Finally, some researchers have tried to investigate about the complex process how social support interacts with psychological well-being. Several theoretical models have been developed in this area. The first model is called stress buffering model. This model assumes that social supports have an effect upon the individualís psychological well-being only in the presence of certain social conditions, such as stressful life events [13]. The second model is the direct or main effect model. The model suggests that social support has independent effects on individualís psychological well-being [14]. The third model is the indirect model. It assumes that social support exerts an indirect effect on individualís psychological well being by directly reducing perceived stress, which in turn, promote individualís well-being [15]. Although many empirical research studies have been carried out to test these models, research evidences for these models was inconsistency [13, 14, 15, 16]. More research needs to be done before reaching any firm conclusion in this issue.

 

Research Objective 

The aim of this research study is to explore the effects of different sources of social support (i.e. family, friends and staff) and functions (i.e. emotional support and instrumental support) on individualís life satisfaction for people with long-term mental illness. 

 

Research Design and Sample

This study has adopted a cross-sectional research strategy.  The studied group of people with long-term mental illness came from two large residential homes in Hong Kong. In each residential home, four to five residents lived in the same bedroom. Various kinds of professional and non-professional staff had been employed to provide 24-hour personal care services for its residents. Staff to resident ratio is about 1:4.  Those residents, who were being assessed by registered psychiatric nurse as mentally stable, had suitable comprehensive and communicative skills, and discharged from mental hospitals and then lived at the residential home for one year or more, were eligible for being selected into the studied sample.  Finally 146 residents had given their written consent and were interviewed by the author successfully. The data of subjective life satisfaction and social support of the studied group were collected and completed in 1998.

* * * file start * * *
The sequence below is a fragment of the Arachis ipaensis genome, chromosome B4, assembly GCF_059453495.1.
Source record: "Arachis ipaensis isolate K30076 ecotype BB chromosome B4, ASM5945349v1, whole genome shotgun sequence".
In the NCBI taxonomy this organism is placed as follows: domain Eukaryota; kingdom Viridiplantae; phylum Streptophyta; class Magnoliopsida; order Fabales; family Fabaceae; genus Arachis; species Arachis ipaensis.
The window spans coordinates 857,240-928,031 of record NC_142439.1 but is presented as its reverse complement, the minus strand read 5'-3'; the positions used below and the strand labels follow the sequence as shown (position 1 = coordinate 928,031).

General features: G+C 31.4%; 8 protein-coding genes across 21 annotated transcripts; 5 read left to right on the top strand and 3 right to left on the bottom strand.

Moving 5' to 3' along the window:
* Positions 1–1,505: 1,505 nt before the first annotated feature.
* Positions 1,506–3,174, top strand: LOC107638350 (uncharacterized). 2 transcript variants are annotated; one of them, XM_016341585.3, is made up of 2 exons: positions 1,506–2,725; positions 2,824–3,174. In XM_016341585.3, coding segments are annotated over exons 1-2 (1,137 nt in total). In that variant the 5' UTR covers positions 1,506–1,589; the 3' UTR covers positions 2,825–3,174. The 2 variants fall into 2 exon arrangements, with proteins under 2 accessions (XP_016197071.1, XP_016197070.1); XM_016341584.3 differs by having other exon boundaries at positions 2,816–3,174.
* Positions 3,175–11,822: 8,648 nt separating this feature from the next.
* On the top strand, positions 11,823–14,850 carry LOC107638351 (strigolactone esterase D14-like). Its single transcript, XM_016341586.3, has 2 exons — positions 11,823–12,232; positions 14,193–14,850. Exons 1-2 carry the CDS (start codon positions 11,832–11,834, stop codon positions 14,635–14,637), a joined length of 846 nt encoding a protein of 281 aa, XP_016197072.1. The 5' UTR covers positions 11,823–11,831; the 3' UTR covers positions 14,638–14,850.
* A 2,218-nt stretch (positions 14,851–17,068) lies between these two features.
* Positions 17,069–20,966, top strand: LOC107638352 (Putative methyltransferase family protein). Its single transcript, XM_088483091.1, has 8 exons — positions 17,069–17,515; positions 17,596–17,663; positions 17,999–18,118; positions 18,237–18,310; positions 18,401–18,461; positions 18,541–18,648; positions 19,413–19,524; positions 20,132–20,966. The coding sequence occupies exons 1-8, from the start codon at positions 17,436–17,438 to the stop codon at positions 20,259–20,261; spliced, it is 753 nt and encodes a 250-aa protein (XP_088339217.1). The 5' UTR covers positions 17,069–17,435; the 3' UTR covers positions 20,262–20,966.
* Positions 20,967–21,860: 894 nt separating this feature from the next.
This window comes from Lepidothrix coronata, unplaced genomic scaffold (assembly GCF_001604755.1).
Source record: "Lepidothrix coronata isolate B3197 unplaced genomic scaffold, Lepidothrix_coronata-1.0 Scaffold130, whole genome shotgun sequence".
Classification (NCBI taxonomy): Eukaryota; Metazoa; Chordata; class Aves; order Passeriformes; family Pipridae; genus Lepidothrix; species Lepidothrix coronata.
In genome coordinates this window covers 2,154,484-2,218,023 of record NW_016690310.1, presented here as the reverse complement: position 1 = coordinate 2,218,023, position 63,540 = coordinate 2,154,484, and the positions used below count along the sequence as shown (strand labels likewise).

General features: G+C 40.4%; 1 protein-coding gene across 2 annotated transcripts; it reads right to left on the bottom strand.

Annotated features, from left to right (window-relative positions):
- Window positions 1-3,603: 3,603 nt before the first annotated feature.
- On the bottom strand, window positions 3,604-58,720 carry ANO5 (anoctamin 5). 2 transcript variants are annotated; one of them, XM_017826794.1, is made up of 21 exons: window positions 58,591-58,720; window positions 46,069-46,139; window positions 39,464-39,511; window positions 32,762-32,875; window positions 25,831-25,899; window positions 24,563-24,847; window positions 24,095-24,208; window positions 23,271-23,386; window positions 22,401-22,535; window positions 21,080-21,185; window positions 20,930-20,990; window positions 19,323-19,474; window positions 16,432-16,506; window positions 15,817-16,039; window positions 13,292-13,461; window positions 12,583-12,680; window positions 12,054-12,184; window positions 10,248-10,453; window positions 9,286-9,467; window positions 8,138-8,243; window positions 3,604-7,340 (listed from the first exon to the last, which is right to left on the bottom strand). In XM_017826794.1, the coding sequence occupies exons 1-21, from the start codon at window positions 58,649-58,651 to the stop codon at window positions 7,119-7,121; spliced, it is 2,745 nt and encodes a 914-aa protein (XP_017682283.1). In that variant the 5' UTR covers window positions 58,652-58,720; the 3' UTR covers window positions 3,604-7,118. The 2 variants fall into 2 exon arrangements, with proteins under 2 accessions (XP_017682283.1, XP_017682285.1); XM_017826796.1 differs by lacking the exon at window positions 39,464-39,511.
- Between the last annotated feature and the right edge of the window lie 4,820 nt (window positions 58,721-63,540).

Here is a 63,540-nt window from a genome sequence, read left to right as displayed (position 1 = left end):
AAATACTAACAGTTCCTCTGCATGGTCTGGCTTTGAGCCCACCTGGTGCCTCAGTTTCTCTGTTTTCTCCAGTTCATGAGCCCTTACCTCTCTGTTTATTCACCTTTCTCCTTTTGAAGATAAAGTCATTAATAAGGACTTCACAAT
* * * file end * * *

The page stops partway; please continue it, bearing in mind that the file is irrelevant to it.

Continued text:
Measuring Scales and Data Collection

1) Quality of Life Interview scale

In this study, Lehmanís Quality of Life Interview [17] is adopted to measure the subjective life satisfaction of the studied group. The reliability and validity of the scale are well established [17, 18] and the scale has been widely used [19, 20]. In this study, there is no modification in this scale, and the reliabilities of sub-scales of` overall life satisfaction as well as subjective satisfaction in various life domains have been tested to be satisfactory (Cronbachís a= .73 for overall life satisfaction sub-scale; and Cronbachís a range from .75 to .91 for subjective satisfaction indicators in various life domains).

 

2)        Multi-Dimensional Scale of Perceived Social Support

With regard to the measurement of different sources and functional aspects of social support, the Multidimensional Scale of Perceived Social Support (MSPSS) [21] is modified and adopted in this study. The validity and reliability of the scale has been reported to be satisfactory [5, 21]. However, this scale is originally designed for people without mental illness.  So this scale is modified so as to be more relevant and applicable for people with long-term mental illness living in residential home.  Two modifications have been made.  Firstly the scale has been shortened, and respondent is asked whether supportive persons would provide assistance in seven occasions instead of twelve. These seven occasions included: financial support; using public transport and community facilities; giving advice; going out for tea; sharing pleasant and unpleasant feelings; comforting; and giving concern.  Assistances to the first four occasions refer to instrumental support, while assistances to last three occasions refer to emotional support.  Secondly, ďsignificant othersĒ of the original scale is replaced by staff of residential home.  So, in this scale, respondents would rate and compare their perceived social support from family members, friends and staff. A typical question is: ďWould your family member / friend / staff provide financial support to you?Ē  Each item is rated in a 4-point scale: ď1Ē Not at all; ď2Ē Sometimes; ď3Ē Often; ď4Ē Certainly.